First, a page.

A point worth mentioning is that it does not need an actual regulatory non-compliance for any of the above to take place. A perceived non-compliance is enough to wreak havoc, as fear, uncertainty and doubt will cloud the minds of healthcare community, patients, and other stakeholders.

How A Zero Trust Approach Can Help Mitigate Issues

A single point of responsibility to enforce compliance across all stages of a product’s life cycle, from R&D to the market release, is the need of the hour. This requires implementation of the ‘Zero-Trust’ approach. Zero-Trust Approach is an IT Security framework based on the idea that no organization should trust any resource inside or outside its perimeter at any given time. It entrusts an organization with all IT infrastructure needed to secure, manage, and monitor every device, app and network being used to access business data.

Some explicit ways through which an organization can benefit from a zero-trust model are given below:

  • Zero-Trust authentication of users, machines, devices, and applications ensuring complete security and prevention against unauthorized access, alteration, or deletion to guarantee sanctity and integrity.
  • Zero-Trust records management ensuring tamper-proof records, as the electronic audit continuously trails the records, and any change to the records can be rooted back to the source of change through authenticated digital signature. Thus, after an organization implements zero-trust approach, most regulatory compliance issues take care of themselves, as there is no scope for tampering around with the real-time data, as all data and changes made can be tracked.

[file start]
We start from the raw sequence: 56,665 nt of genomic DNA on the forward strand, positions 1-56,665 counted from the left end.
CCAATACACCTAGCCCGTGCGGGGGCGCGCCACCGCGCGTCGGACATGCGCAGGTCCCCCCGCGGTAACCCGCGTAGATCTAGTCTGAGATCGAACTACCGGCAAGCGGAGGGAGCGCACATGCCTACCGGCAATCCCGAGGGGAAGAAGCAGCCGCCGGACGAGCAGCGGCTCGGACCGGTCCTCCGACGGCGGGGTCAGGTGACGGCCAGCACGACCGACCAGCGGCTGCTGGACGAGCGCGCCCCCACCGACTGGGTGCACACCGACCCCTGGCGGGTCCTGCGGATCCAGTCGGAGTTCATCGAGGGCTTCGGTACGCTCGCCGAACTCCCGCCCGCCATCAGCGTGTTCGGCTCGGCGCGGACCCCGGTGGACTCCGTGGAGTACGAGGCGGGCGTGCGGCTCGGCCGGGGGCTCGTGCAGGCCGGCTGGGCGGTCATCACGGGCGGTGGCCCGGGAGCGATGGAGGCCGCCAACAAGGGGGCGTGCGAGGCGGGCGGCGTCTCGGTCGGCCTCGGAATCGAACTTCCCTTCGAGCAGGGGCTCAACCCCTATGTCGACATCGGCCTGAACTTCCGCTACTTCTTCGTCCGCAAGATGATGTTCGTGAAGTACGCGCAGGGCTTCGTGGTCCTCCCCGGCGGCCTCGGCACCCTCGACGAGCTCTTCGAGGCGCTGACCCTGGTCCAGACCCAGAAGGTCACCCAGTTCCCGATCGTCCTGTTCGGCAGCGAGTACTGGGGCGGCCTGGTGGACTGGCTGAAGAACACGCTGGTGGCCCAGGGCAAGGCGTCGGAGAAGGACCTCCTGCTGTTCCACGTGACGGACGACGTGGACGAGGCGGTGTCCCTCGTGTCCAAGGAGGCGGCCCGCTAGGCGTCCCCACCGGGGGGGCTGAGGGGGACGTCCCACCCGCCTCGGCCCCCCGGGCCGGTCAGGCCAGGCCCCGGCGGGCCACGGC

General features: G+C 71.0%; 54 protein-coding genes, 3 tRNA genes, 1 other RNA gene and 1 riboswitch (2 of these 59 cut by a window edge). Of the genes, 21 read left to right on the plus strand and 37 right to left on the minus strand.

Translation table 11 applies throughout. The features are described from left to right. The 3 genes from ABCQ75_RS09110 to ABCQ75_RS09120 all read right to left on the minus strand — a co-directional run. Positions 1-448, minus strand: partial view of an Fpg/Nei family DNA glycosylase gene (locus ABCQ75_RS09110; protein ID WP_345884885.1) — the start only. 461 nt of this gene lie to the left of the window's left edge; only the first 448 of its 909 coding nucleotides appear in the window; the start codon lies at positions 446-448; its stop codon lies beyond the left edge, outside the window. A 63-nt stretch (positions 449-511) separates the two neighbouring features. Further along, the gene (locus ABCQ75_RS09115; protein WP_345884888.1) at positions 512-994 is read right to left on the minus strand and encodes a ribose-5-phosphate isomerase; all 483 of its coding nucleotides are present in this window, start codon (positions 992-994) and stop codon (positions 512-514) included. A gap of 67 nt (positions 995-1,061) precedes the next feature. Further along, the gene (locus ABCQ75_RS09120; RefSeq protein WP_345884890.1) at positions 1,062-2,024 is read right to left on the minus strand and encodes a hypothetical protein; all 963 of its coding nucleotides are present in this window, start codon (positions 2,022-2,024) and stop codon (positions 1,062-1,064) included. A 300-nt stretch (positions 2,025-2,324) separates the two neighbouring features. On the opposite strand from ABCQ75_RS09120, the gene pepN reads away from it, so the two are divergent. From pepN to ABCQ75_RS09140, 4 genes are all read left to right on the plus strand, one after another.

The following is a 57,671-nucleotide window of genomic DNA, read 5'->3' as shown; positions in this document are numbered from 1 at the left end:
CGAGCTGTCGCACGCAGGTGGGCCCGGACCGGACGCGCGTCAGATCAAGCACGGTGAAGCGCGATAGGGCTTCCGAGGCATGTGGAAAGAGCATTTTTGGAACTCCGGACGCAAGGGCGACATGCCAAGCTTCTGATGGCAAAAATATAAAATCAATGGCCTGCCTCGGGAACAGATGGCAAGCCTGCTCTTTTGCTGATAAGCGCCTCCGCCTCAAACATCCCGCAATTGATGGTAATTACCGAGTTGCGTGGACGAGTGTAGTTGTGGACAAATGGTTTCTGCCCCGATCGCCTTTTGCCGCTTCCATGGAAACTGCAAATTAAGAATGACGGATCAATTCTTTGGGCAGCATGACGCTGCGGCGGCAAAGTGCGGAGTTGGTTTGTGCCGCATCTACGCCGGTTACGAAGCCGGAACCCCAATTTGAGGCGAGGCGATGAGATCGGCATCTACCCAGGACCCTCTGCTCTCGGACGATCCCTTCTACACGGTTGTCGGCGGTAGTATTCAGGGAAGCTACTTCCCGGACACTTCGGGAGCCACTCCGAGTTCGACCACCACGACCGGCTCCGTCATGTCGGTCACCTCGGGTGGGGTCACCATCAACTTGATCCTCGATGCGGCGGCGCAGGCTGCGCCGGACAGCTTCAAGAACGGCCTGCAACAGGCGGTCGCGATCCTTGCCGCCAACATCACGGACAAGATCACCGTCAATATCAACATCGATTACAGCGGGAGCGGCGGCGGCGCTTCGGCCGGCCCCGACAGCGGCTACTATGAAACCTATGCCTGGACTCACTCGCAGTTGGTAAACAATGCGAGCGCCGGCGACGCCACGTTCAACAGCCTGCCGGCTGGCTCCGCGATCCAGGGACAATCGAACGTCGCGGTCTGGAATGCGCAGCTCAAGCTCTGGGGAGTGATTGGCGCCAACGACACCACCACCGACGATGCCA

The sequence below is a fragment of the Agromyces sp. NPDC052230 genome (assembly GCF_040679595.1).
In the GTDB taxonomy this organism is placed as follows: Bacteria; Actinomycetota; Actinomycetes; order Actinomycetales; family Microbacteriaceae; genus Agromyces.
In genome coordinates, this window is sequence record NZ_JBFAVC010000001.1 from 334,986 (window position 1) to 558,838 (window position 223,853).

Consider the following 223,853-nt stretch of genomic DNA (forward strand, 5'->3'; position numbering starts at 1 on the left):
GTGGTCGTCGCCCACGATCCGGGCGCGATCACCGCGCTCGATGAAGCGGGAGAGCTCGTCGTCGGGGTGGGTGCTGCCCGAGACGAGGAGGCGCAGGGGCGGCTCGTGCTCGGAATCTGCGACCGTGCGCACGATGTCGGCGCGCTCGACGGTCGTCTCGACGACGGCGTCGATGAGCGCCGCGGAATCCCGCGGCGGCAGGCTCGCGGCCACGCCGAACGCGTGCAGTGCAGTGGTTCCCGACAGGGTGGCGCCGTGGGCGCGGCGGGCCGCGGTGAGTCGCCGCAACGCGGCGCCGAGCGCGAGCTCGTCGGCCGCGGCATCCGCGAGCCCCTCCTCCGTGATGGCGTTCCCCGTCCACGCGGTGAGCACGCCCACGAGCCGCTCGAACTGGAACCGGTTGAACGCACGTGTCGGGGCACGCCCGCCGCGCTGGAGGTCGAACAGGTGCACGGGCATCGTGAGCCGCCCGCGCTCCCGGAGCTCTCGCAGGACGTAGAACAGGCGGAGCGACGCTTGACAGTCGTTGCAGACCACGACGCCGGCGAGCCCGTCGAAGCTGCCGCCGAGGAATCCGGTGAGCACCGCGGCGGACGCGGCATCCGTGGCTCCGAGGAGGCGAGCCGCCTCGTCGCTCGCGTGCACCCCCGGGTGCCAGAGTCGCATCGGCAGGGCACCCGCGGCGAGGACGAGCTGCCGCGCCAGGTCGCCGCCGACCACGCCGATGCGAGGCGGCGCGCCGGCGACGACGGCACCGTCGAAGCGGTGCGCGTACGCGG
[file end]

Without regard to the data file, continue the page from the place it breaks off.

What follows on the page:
• Testing into compliance, wherein all intermediate test results, whether success or failure, must be recorded and all related data and calculations (which would be provided for a successful test) be available. Regulators and audit teams can then track all generated data and changes as per the compliance needs.
  • Control over blank forms and blank fields in semi-filled forms. This could be either process related, or systems related.
  • Apart from mitigating the regulatory compliance issues, a zero-trust model can also help a business reduce the costs it incurs by mitigating the chances of reworks because of compliance issues
  • A zero-trust model can essentially quicken up the release of a product, avoiding any lag that is typically caused by regulatory issues. This can result in added value to customers and better utilization of a company’s resources, both of which translates into higher profits

Benefits Of The Zero Trust Approach

  1. Reduced risk and ease of regulatory compliance/audits. Build resilient robust systems for processes leading to quicker regulatory compliance. If the auditors/regulators see robust systems monitoring or enabling and assuring processes towards compliance, they will be that much more assured and closer towards granting approvals.
  2. Increase business due to faster time to market. Since you are assured of integrity of data and records, the time required to prove assurance of compliance will be lesser and the products can be brought to market that much faster.
  3. Better value to your customers. Reduce costs of releasing drugs into market thus optimizing value. Any serious rework required during the compliance audits will increase costs.
  4. Bring new products to market. Free up your intellectual space from fear, uncertainty, and doubt towards meeting compliance requirements. Be rest assured that the company’s reputation is safe in the market and use that bandwidth to bring new products to market.

(The author is the VP – Enterprise Solutions, Accops Systems)